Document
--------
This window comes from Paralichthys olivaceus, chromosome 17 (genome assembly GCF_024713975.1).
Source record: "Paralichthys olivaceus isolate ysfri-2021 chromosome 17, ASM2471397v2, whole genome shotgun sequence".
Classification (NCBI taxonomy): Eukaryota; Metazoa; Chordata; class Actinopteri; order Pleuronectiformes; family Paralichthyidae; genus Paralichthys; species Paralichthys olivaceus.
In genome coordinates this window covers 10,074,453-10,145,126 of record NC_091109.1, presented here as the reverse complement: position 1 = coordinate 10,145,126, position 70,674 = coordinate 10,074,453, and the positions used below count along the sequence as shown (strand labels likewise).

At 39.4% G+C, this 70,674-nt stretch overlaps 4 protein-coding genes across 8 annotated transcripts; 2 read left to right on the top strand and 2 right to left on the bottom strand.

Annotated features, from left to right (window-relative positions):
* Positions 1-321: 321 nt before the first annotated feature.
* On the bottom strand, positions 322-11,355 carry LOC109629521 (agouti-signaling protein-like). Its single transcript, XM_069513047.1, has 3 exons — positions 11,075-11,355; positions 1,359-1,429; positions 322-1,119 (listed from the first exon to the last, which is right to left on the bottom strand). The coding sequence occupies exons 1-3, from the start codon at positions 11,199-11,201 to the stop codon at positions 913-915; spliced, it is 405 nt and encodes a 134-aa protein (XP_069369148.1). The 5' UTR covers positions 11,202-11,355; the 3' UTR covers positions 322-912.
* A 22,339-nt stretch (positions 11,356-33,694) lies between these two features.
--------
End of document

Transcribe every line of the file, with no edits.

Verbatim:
This window comes from Paralichthys olivaceus, chromosome 17 (genome assembly GCF_024713975.1).
Source record: "Paralichthys olivaceus isolate ysfri-2021 chromosome 17, ASM2471397v2, whole genome shotgun sequence".
Classification (NCBI taxonomy): Eukaryota; Metazoa; Chordata; class Actinopteri; order Pleuronectiformes; family Paralichthyidae; genus Paralichthys; species Paralichthys olivaceus.
In genome coordinates this window covers 10,074,453-10,145,126 of record NC_091109.1, presented here as the reverse complement: position 1 = coordinate 10,145,126, position 70,674 = coordinate 10,074,453, and the positions used below count along the sequence as shown (strand labels likewise).

At 39.4% G+C, this 70,674-nt stretch overlaps 4 protein-coding genes across 8 annotated transcripts; 2 read left to right on the top strand and 2 right to left on the bottom strand.

Annotated features, from left to right (window-relative positions):
* Positions 1-321: 321 nt before the first annotated feature.
* On the bottom strand, positions 322-11,355 carry LOC109629521 (agouti-signaling protein-like). Its single transcript, XM_069513047.1, has 3 exons — positions 11,075-11,355; positions 1,359-1,429; positions 322-1,119 (listed from the first exon to the last, which is right to left on the bottom strand). The coding sequence occupies exons 1-3, from the start codon at positions 11,199-11,201 to the stop codon at positions 913-915; spliced, it is 405 nt and encodes a 134-aa protein (XP_069369148.1). The 5' UTR covers positions 11,202-11,355; the 3' UTR covers positions 322-912.
* A 22,339-nt stretch (positions 11,356-33,694) lies between these two features.